If you need heat in the basement -- and i don't doubt that you do! -- it is much much better to provide it in some other way.  The best being, from my point of view, an hydronic loop or two or three (depending on how much control you want) off the boiler.  I would be very surprised indeed if your boiler did not have enough capacity to do this; after all, it is doing it now, and not very efficiently at that.  if you were to do that, you'd have better control of your steam delivery to the various units, and better efficiency on the steam side, and complete control of the amount of heat in the various basements.

    So the answer is yes, insulate, and install the hydronic if you and when you find you need it.
    Jamie

    Building superintendent/caretaker, 7200 sq. ft. historic house museum with dependencies in New England.

    Hoffman Equipped System (all original except boiler), Weil-McClain 580, 2.75 gph Carlin, Vapourstat 0.5 -- 6.0 ounces per square inch
    This post was edited by an admin on May 2, 2013 9:01 PM.
  • HoyteKing HoyteKing @ 12:03 AM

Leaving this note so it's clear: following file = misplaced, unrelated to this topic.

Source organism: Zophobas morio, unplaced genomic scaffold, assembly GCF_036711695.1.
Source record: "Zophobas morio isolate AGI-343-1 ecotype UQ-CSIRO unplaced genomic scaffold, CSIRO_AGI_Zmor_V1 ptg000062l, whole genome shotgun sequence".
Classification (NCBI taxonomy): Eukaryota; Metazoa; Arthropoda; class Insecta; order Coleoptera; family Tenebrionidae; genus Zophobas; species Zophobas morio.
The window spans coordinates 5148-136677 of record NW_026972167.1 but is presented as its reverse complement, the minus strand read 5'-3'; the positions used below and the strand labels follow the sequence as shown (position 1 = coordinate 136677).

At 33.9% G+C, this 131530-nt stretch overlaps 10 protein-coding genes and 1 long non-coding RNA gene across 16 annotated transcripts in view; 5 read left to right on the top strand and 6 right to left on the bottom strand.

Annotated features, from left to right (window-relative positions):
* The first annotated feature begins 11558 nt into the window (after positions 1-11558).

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    hydronic systems

    Thank you for the suggestion. I took a look at the basic primer on hydronic systems here at HeatingHelp. It is a lot for a novice like myself to take in. The fact that it seems such a system could be hooked in to the steam boiler makes it a possibility. I wonder about cost, though.

    I was thinking to just hook up a radiator. We could put one on the ceiling, even. In fact, our 8 stall garage used to be heated by the old steam boiler, with radiating pipes still in evidence on the ceiling of each garage stall.
  • Jamie Hall Jamie Hall @ 9:26 AM
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    That would probably work

    too.  It would not be as easy to control (much as I love steam, I have to admit that hydronic systems are easier to control) but, on the other hand, you wouldn't have the pump(s) and controls you would need for the hydronic.

    The hydronic, though, could be baseboard type units, and would almost certainly do a more even job of heating the spaces, which might be a concern.

    Cost?  New radiators aren't cheap...
    Jamie

    Building superintendent/caretaker, 7200 sq. ft. historic house museum with dependencies in New England.

    Hoffman Equipped System (all original except boiler), Weil-McClain 580, 2.75 gph Carlin, Vapourstat 0.5 -- 6.0 ounces per square inch